Life has come full circle for Diane McMillan. For the social worker turned confectioner, candy making is bred in the bone. "I come from generations of women who were outstanding bakers and candy makers. I baked and made candy as a child with both my mother and my grandmother, who sold her candy to Eaton's and The Hudson's Bay Co. in the 1920's and 30's."

Equally natural for McMillan is her desire to help others. "Growing up, I faced a lot of adversity--including dropping out of high school--and so I became quite independent. But along the way, I found a couple of mentors, and very early on, I recognised that one good person crossing your path can make all the difference."

It was having that experience--in particular being taken under Winnipeg's influential social activist Anne Ross' wing--that led her back to school and ultimately to social work. Diane spent the next 20 years making her own mark on downtown Winnipeg, counselling women in conflict with the law through The Elizabeth Fry Society, working in child welfare and drug and alcohol counselling for families and youth, and finally as Executive Director of the Fetal Alcohol Family Association of Manitoba.

As gritty as one might imagine that work to be, McMillan loved her job, and starting a candy business wasn't even on the horizon. But that began to change in 1987. "Sweet Truth Candy Co. had its beginnings with the birth of my son, Lee. He had so many allergies, some of them life-threatening. It was when he was 5 or 6, when I was searching for a treat he could actually eat, that I came back to making my grandmother Damey's recipe from the 1890's."

By now, McMillan was a single mom, working nine to five, and cooking up small batches of candy at night for Lee to take to school, and for her to share with co-workers. Everybody loved it, and one day, Diane thought, "Oh my God, this candy could make me rich!"

At 45, with the encouragement of her second husband, Robert, she finally decided to give up her day job, and make the switch from full time social worker to full time candy maker. And she's loving it. The road hasn't been an easy one, but McMillan's a tough cookie, and no stranger to hard work. "I was one of those sandwich people, with both a young child and ailing parent to look after. For a full year I'd get up at 4:30 in the morning, make the two hour drive to a government run incubator kitchen, cook until 7:30 in the evening, then drive straight to the hospital to visit my mom who had suffered a serious stroke. By 11 I would collapse into bed and be up at 4:30 to do it all over again."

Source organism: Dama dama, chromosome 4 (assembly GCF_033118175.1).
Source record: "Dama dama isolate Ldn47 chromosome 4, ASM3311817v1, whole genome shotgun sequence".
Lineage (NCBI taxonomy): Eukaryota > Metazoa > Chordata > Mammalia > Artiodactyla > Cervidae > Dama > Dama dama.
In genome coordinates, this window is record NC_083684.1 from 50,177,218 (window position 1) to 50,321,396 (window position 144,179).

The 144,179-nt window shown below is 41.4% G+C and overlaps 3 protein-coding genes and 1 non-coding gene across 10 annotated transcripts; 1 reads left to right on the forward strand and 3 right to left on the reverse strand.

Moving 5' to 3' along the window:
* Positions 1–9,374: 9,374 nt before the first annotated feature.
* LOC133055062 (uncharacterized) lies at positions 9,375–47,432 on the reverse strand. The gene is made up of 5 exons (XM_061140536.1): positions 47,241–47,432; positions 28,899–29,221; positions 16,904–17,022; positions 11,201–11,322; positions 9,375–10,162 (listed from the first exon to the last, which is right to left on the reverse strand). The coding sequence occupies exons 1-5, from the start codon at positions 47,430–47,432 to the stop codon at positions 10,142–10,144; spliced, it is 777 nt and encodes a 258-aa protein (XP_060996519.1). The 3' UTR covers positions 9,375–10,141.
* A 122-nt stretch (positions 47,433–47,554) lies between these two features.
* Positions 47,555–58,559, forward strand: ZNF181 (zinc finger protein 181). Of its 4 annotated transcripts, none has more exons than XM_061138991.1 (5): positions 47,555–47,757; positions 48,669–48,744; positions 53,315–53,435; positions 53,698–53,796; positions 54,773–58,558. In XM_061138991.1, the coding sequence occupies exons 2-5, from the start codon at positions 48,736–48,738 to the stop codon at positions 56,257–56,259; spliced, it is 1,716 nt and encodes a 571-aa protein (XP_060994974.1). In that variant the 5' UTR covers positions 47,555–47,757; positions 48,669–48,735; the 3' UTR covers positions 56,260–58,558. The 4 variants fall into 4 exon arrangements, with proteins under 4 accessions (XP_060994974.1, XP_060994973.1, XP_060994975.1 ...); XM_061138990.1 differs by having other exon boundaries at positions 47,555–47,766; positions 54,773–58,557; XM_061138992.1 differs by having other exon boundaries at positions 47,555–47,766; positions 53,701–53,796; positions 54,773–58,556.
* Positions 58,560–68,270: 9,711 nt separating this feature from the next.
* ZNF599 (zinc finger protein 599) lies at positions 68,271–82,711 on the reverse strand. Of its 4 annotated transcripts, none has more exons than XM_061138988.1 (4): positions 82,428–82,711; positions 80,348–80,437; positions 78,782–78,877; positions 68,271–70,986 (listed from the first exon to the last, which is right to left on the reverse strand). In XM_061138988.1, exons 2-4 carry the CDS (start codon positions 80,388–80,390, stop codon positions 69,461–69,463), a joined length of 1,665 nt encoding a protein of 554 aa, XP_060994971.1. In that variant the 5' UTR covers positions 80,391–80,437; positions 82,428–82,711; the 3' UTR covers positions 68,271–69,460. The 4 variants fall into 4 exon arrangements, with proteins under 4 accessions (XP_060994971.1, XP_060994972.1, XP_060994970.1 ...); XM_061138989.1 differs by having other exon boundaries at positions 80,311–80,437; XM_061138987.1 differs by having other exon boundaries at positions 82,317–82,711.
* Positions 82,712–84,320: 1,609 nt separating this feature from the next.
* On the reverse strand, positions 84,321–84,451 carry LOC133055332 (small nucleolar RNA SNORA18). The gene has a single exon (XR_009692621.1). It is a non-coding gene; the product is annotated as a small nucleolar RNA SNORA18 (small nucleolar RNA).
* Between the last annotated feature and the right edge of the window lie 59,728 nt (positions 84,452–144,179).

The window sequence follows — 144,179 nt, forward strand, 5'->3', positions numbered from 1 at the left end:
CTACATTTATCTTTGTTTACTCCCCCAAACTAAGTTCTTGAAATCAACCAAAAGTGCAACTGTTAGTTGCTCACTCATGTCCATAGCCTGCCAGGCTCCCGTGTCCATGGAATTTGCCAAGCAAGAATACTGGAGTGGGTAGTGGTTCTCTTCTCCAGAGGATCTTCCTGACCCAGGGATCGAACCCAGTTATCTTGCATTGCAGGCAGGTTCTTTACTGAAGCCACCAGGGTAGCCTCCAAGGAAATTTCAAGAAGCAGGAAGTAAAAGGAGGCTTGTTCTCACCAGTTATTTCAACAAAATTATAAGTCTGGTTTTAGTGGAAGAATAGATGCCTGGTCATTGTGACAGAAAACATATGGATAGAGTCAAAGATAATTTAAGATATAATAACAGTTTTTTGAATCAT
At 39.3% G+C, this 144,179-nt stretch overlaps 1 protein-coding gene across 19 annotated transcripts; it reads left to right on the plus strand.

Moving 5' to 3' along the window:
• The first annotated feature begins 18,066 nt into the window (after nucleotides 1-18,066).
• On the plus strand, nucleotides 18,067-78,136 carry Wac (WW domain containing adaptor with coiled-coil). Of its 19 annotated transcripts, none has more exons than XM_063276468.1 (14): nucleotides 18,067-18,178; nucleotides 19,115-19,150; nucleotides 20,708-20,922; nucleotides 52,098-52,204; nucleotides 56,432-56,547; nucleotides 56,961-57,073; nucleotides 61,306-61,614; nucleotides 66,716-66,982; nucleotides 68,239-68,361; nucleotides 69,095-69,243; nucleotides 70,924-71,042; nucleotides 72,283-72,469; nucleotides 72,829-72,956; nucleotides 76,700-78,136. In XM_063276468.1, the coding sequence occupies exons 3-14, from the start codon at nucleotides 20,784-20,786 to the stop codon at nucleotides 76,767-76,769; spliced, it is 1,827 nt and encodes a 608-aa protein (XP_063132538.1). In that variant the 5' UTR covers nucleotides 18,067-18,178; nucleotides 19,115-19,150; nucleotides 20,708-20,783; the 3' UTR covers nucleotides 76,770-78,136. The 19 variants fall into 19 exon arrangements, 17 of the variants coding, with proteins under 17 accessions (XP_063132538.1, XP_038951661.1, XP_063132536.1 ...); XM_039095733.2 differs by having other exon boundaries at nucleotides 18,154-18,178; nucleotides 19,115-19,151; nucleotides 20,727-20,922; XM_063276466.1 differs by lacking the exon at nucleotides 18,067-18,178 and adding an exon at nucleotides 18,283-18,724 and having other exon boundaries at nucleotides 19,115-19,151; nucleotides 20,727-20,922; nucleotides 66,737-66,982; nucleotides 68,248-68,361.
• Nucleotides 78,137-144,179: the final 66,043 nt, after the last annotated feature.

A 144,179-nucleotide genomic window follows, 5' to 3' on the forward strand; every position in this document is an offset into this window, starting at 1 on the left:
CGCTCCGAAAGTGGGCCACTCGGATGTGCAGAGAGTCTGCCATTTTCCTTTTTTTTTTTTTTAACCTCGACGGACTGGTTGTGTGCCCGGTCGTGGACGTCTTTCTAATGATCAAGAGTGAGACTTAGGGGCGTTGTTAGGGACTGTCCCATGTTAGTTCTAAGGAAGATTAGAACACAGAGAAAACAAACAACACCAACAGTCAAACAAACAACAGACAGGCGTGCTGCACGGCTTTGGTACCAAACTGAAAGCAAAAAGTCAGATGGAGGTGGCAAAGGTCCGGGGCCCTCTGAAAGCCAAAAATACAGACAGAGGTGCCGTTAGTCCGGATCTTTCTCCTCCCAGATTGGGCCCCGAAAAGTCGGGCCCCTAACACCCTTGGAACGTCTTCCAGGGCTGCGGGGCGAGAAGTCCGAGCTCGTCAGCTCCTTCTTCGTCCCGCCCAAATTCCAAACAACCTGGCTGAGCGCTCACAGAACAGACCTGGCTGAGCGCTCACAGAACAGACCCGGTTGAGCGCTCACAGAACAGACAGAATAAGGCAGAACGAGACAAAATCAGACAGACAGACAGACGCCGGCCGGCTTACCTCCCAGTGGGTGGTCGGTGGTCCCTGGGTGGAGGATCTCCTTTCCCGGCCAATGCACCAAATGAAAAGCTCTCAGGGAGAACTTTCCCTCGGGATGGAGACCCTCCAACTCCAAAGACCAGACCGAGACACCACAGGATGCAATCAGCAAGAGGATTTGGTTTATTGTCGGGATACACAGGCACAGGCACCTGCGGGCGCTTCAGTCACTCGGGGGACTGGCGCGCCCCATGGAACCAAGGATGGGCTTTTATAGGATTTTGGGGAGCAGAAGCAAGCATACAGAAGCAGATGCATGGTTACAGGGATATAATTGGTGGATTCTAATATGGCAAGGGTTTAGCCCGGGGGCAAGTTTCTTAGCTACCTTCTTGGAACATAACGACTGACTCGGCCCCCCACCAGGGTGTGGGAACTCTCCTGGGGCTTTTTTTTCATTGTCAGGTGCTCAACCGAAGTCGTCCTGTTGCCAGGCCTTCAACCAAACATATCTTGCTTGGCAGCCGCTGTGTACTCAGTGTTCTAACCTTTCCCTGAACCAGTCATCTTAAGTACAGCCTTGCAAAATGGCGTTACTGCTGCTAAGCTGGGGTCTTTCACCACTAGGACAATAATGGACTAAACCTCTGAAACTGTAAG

Fuelled by determination and sugar, McMillan went from making a few batches of toffee for her allergic son, to churning out 7 tons of the sweet stuff in 2008--still by hand, still one batch at a time. And though she's often approached by the big boys to sell-up or join forces, she stays true to her vision. "I don't want to be that big, and I don't want to compromise. This way, I'm still making it, I'm still in the kitchen, and it's very lucrative."

Now at 54, she really enjoys the lifestyle that owning her own business allows, but says, "I really miss that intimate connection with people." And that's why McMillan has always added a few words of wisdom on a card found at the bottom of every tin. "I can reach so many more people with the candy, offer some inspiration, and that's the essence of who I am." But with tongue in cheek she adds, "It's nice to be able to make life a little sweeter for people without having to hear about all the years of abuse they suffered."

And as for the name, Sweet Truth? "I wanted to choose a name that would be really meaningful and I think that's what we are all seeking all the time; the truth, our truth. Ultimately, everything else falls away."

-- Signe Langford

Copyright 2017 ZoomerMedia Limited